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Cooperative Extension programs across the United States are embracing food systems and local food as a new topic area. Previous studies indicate that successful local food programming requires cross program collaboration.
Phytoremediation is a green technology that utilizes specialized trees to remediate contaminated soils across the rural to urban continuum.
The United Nations has established a new decade, beginning in 2020, focused on the power of Education for Sustainable Development (ESD).
This webinar will introduce extension agents to concepts of urban ecology, which addresses the intricate relationship between humans and urban trees, air, water, soil, wildlife, and more.
As land-use patterns change over time, some pollinating insects continue to decline both in abundance and diversity. This is due, in part, to reductions in floral resources that provide sufficient nectar and pollen.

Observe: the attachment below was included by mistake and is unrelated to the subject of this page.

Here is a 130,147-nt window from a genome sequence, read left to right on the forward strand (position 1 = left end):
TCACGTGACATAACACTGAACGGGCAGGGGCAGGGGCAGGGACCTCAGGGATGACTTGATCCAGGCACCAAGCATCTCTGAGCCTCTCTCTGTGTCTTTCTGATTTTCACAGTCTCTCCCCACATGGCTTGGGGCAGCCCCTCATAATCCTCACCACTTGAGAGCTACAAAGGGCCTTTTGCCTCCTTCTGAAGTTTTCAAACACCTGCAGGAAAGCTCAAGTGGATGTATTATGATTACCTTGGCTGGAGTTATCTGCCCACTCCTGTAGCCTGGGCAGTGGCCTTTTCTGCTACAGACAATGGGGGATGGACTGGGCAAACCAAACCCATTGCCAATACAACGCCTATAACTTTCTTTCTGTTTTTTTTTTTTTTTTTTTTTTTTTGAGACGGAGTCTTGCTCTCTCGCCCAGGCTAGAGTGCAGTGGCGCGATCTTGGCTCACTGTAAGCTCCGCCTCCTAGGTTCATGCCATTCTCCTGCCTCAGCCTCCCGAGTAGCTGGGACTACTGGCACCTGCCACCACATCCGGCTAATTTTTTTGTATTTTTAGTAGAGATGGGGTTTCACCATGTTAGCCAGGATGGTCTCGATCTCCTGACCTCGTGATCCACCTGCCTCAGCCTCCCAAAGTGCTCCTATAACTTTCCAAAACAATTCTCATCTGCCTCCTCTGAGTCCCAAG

Concern over the use of pesticides in public areas, such as schools, daycare centers, and parks, has prompted some state and local governments to severely restrict or ban pesticides in these locations.
This professional research project conducted a case study of the Green Streets Program
(“GSP”), a volunteer program of street garden maintenance provided by the City of Vancouver
The Association's TIPS Community presents a "Technology Tuesday" on the Association's PlantSnap Initiative featuring PlantSnap founder Eric Ralls. Find out how your garden can participate in this exciting citizen science project.
North America’s agricultural and natural landscapes are vital to feeding humanity—they are home to many populations of important food plants and their wild relatives.
Pollination is fundamentally important to ecosystem function and human food security.
Recent reports of dramatic insect declines, and pollinator decline in particular,